What’s the right amount of swap space for a modern Linux system? — Complete the survey and voice your opinion on how much swap space to allocate.

Building Small Containers (Kubernetes Best Practices) — “The first step in deploying to Kubernetes is putting your app inside a container. let’s explore how you can create a small and secure container images”

The 10 Kubernetes Commandments — “Bryan Liles and Carlos Amedee explore topics from booting Kubernetes clusters to running complex workloads as a list of 10 items.”

How to explain Kubernetes Operators in plain English — What are Kubernetes Operators, and why are they so valuable to organizations working with containers? Here’s a primer for IT leaders – and anyone needing to demystify the concept.

Setting up a Kubernetes cluster with Kubespray — Kubespray has been mentioned in DevOps’ish before (088, 094). It’s a composable way to install Kubernetes on damn near anything x86 based using Ansible. It’s good stuff.

Inspector Murphy, The Kubernetes quality enforcer

Single Sign-On for Kubernetes: An Introduction — “One of the great things about Kubernetes is that it completely separates authentication and authorization. Authentication (Authn) meaning the act of identifying who the user is and authorization (Authz) meaning the act of working out if they’re allowed to perform some action.”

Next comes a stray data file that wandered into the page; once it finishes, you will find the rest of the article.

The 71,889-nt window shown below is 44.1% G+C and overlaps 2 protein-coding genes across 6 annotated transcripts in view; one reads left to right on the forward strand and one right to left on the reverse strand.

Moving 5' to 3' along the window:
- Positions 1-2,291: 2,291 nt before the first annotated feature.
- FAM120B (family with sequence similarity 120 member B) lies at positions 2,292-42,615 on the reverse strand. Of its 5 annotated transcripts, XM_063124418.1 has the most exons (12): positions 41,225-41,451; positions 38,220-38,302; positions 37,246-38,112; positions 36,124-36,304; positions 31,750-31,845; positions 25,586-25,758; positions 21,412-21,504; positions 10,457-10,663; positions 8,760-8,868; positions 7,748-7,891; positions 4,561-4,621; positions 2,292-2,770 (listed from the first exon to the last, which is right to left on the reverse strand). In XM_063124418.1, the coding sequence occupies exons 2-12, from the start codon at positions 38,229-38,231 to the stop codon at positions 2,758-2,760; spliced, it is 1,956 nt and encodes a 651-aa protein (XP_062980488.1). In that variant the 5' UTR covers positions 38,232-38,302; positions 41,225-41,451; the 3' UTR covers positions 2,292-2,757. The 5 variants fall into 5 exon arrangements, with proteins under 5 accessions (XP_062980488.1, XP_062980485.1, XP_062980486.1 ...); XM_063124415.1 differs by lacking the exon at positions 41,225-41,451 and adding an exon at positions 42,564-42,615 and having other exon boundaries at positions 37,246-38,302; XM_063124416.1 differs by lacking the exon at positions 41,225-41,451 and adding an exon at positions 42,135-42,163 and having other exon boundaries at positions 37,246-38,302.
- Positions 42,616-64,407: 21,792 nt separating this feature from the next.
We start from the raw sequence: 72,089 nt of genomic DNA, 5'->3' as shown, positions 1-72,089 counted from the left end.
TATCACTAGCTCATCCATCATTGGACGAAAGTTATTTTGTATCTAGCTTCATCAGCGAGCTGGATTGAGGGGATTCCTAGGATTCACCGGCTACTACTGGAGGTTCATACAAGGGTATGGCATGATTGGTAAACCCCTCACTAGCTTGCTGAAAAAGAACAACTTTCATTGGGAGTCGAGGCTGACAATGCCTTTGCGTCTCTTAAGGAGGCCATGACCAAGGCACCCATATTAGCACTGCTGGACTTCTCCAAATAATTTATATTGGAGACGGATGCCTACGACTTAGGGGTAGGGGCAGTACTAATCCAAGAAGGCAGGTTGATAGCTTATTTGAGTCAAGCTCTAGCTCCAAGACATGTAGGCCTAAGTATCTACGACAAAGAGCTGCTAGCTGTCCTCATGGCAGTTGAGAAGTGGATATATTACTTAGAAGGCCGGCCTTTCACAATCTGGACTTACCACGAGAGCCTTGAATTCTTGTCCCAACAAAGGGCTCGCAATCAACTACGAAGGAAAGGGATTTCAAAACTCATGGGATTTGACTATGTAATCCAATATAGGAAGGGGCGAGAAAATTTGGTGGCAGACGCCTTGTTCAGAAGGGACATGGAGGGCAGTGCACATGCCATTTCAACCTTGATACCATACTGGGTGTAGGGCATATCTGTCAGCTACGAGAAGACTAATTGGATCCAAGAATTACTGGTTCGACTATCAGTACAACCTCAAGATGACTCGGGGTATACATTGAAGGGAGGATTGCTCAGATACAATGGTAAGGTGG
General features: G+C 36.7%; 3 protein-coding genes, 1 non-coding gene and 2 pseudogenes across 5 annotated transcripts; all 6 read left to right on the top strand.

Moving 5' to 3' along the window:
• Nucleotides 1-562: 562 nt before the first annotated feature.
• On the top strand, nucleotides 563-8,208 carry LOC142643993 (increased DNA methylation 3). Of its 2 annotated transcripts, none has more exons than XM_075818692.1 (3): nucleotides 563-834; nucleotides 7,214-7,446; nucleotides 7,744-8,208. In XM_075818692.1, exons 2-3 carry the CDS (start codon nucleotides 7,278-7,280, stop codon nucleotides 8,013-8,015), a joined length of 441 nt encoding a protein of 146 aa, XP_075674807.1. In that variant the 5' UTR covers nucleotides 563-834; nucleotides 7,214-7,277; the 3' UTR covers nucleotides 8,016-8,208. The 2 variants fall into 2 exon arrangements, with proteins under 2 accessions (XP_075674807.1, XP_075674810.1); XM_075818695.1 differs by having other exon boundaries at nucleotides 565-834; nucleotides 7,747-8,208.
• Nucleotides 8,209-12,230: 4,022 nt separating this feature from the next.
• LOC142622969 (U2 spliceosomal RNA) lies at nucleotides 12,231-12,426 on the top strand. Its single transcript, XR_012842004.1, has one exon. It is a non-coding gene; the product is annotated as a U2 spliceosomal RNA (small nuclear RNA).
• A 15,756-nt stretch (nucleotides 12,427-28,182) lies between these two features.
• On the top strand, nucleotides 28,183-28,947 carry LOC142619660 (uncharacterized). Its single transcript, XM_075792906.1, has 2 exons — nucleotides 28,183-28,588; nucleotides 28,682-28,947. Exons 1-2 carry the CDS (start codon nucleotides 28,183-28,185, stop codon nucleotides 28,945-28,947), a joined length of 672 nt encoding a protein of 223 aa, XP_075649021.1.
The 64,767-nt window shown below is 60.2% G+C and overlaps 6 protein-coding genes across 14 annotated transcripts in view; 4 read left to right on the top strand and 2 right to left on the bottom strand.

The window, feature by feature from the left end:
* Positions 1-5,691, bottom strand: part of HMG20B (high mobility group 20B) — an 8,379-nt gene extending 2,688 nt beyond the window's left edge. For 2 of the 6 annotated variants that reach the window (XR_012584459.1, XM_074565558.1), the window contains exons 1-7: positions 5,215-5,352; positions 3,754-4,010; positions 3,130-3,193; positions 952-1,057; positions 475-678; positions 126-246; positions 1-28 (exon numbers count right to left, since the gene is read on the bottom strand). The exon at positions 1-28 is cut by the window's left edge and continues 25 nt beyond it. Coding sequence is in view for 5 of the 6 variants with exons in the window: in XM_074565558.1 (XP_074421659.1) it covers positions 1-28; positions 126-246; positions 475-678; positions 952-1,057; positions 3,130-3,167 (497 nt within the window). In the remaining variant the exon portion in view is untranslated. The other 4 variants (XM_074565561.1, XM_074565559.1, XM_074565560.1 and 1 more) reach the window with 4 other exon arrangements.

Kubernetes as an API standard — Justin Cormack is on to something here.

Pimp my Kubernetes Shell — Making a more usable Kubernetes shell is within reach.

Cluster-level Logging in Kubernetes with Fluentd

How to build a Serverless Single Page App — OpenFaaS is good stuff.

How does rootless Podman work?

Fathom: An Open Source Google Analytics Alternative — As of this issue, I’m starting a long process of moving away from embedding Google products into this web property. Google AdSense has been removed. Google Analytics is next and Fathom will likely be my replacement. Google Fonts is going to be the hard one.

Networking tool comics! — Admit it; you might not be great at networking. This should help.

Managing EC2 servers at scale: Ansible and RunCommand — Ansible vs SSM RunCommand: which one to use to manage a fleet of servers

bincyber/vigilant — A security controller for Kubernetes

shawnxlw/infra-dev-env — A docker image that contains the necessary tools for doing Infrastructure Development

A handy flowchart for when to use blockchain

DevOps’ish Tweet of the Week

Notes from this week’s issue can be found on GitHub.